Volunteers are key to Games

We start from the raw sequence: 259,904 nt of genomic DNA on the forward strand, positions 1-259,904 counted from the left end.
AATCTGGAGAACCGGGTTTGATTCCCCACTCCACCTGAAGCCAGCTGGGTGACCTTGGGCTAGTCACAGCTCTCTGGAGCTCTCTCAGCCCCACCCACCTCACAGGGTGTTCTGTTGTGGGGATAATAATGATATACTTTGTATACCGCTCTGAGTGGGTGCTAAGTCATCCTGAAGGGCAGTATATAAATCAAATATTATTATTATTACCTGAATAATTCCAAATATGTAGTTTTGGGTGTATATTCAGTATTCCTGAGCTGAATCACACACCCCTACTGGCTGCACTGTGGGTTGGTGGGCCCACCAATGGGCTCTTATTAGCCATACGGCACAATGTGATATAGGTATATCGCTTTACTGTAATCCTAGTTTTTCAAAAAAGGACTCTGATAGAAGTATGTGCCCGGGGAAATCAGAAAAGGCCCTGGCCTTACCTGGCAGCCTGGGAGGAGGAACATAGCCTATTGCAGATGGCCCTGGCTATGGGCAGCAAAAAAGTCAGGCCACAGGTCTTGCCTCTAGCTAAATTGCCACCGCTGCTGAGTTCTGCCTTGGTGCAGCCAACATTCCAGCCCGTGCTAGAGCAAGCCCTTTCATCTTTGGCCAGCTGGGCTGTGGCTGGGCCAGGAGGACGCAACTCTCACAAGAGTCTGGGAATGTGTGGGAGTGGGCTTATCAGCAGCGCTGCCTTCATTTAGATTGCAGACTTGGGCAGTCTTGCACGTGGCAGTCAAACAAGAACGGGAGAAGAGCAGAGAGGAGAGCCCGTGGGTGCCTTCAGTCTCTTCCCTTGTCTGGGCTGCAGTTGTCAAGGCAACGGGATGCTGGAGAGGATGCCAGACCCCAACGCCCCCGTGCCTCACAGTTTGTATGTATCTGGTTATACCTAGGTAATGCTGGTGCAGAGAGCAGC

ATHENS – At the last Olympics in 2000 the volunteers were so impressive they even made a Swiss lawyer burst into song. International Olympic Committee (IOC) attorney Francois Carrard was so enthused by Sydney’s «47,000 heroes» that he gave reporters his own rendition of a song volunteers had serenaded the crowds with at the central railway station on the eve of the closing ceremony. Now, with one year to go until the Games begin again, Athens organizers (ATHOC) are battling to recruit their own inspirational choir. Greece is the birthplace of the Olympic movement, but it is also a country with no tradition of volunteering, in contrast to Australia where 17 percent of citizens regularly offer their time for free. Although the ancient Spartans had three volunteers for every suicidal mission, it has proved a tougher assignment to persuade present-day Greeks to give up just two weeks of their time. Katerina Athanasiadou, a teacher at Thessaloniki’s school for the blind and one of the first to offer her services, said there should be no excuses for her compatriots not to get involved. «It is nothing for every Greek to offer the 15 days he or she must dedicate to this holy cause to help in the staging of the Olympic Games,» she said. The 33-year-old mother-of-one said that the praise heaped on Sydney’s volunteers had encouraged her to apply. «We must change our way of thinking and realize that nothing is difficult,» she said. ATHOC initially aimed for a pool of 150,000 applicants, from whom they planned to select 60,000 suitable candidates. By August officials said they had received 93,000 applications and had trimmed their target to 120,000. ATHOC volunteer program manager Olga Kikou acknowledged that her growing army of helpers could make or break the homecoming Games. «Volunteers have become a determining factor in the success of the Games,» she told Reuters. ATHOC officials have turned to diaspora Greeks, who make up more than 11 percent of applicants, both to boost numbers and add experience. Irene Anagnostou, 42, a psychologist working in Veria in northern Greece, picked up the volunteering bug growing up in the US and is keen to take part in Athens. «It gives me the opportunity to go around the world in 10 days, while remaining in my own country,» she said. For many domestic applicants, volunteering is a patriotic choice. Panayiotis Voudouris, 30, believes the Games will boost the country’s image abroad. «I want something good to happen, something good for Greece,» he said. This sense of a national mission has helped to draw applicants from more traditional sectors of Greek society. Lambrinos Bourlesas, a Greek Orthodox priest, is confident the experience will be worthwhile: «I think that you get back tenfold what you give. The satisfaction is such that it cannot be repaid,» he said. Father Bourlesas is confident his flock can cope without him during Games time. «I will only be away from my parish for a few days, to be by the side of those people who need me those days,» he said. Work concerns have deterred others, though. Takis Lambropoulos, 55, a senior executive at the Athens office of a high-tech multinational, would like to volunteer but is concerned about missing work. «It could come down to a trade-off between a holiday and taking part in the Olympics. I may have to leave it to younger hands,» he said. With this in mind the average Athens 2004 volunteer is set to be younger than his or her Sydney counterpart, according to officials. «Younger people have fewer responsibilities,» explained Kikou, who said that more than two-thirds of applicants to date were in the 18-34 age bracket. While they are still playing the numbers game, organizers are counting on Greece’s famous last-minute factor to boost homegrown volunteers as the Games approach.